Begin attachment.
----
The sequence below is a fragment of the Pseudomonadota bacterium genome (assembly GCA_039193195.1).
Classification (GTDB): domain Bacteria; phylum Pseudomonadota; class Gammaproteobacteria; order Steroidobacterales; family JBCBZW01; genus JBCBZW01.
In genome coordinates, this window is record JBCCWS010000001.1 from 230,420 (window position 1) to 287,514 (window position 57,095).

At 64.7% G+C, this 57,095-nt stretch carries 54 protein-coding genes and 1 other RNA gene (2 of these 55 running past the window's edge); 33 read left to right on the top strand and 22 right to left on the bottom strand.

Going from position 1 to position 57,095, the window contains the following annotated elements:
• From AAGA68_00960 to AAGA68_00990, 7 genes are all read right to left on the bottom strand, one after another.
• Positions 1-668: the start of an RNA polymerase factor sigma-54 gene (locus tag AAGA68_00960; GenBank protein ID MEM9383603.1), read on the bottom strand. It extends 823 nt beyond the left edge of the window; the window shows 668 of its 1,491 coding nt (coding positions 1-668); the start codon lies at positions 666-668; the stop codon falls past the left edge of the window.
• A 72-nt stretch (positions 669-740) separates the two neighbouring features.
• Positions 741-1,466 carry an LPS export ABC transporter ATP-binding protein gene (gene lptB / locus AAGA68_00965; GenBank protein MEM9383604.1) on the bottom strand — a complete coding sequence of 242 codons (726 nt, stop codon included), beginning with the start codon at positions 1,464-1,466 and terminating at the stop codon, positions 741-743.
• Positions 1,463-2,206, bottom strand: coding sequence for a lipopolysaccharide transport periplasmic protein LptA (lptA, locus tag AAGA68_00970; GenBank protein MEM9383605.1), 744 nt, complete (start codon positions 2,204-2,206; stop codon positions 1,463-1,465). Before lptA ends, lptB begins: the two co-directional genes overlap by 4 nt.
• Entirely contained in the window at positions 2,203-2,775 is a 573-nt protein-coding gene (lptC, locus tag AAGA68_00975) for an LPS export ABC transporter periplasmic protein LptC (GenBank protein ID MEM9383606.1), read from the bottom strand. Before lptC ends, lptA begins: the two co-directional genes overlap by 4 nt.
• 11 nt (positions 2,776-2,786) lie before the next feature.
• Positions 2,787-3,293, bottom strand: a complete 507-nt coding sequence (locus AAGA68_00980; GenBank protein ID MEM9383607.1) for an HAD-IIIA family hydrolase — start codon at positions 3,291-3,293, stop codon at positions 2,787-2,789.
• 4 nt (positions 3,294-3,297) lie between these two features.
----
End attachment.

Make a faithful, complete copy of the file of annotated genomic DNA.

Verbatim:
The sequence below is a fragment of the Pseudomonadota bacterium genome (assembly GCA_039193195.1).
Classification (GTDB): domain Bacteria; phylum Pseudomonadota; class Gammaproteobacteria; order Steroidobacterales; family JBCBZW01; genus JBCBZW01.
In genome coordinates, this window is record JBCCWS010000001.1 from 230,420 (window position 1) to 287,514 (window position 57,095).

At 64.7% G+C, this 57,095-nt stretch carries 54 protein-coding genes and 1 other RNA gene (2 of these 55 running past the window's edge); 33 read left to right on the top strand and 22 right to left on the bottom strand.

Going from position 1 to position 57,095, the window contains the following annotated elements:
• From AAGA68_00960 to AAGA68_00990, 7 genes are all read right to left on the bottom strand, one after another.
• Positions 1-668: the start of an RNA polymerase factor sigma-54 gene (locus tag AAGA68_00960; GenBank protein ID MEM9383603.1), read on the bottom strand. It extends 823 nt beyond the left edge of the window; the window shows 668 of its 1,491 coding nt (coding positions 1-668); the start codon lies at positions 666-668; the stop codon falls past the left edge of the window.
• A 72-nt stretch (positions 669-740) separates the two neighbouring features.
• Positions 741-1,466 carry an LPS export ABC transporter ATP-binding protein gene (gene lptB / locus AAGA68_00965; GenBank protein MEM9383604.1) on the bottom strand — a complete coding sequence of 242 codons (726 nt, stop codon included), beginning with the start codon at positions 1,464-1,466 and terminating at the stop codon, positions 741-743.
• Positions 1,463-2,206, bottom strand: coding sequence for a lipopolysaccharide transport periplasmic protein LptA (lptA, locus tag AAGA68_00970; GenBank protein MEM9383605.1), 744 nt, complete (start codon positions 2,204-2,206; stop codon positions 1,463-1,465). Before lptA ends, lptB begins: the two co-directional genes overlap by 4 nt.
• Entirely contained in the window at positions 2,203-2,775 is a 573-nt protein-coding gene (lptC, locus tag AAGA68_00975) for an LPS export ABC transporter periplasmic protein LptC (GenBank protein ID MEM9383606.1), read from the bottom strand. Before lptC ends, lptA begins: the two co-directional genes overlap by 4 nt.
• 11 nt (positions 2,776-2,786) lie before the next feature.
• Positions 2,787-3,293, bottom strand: a complete 507-nt coding sequence (locus AAGA68_00980; GenBank protein ID MEM9383607.1) for an HAD-IIIA family hydrolase — start codon at positions 3,291-3,293, stop codon at positions 2,787-2,789.
• 4 nt (positions 3,294-3,297) lie between these two features.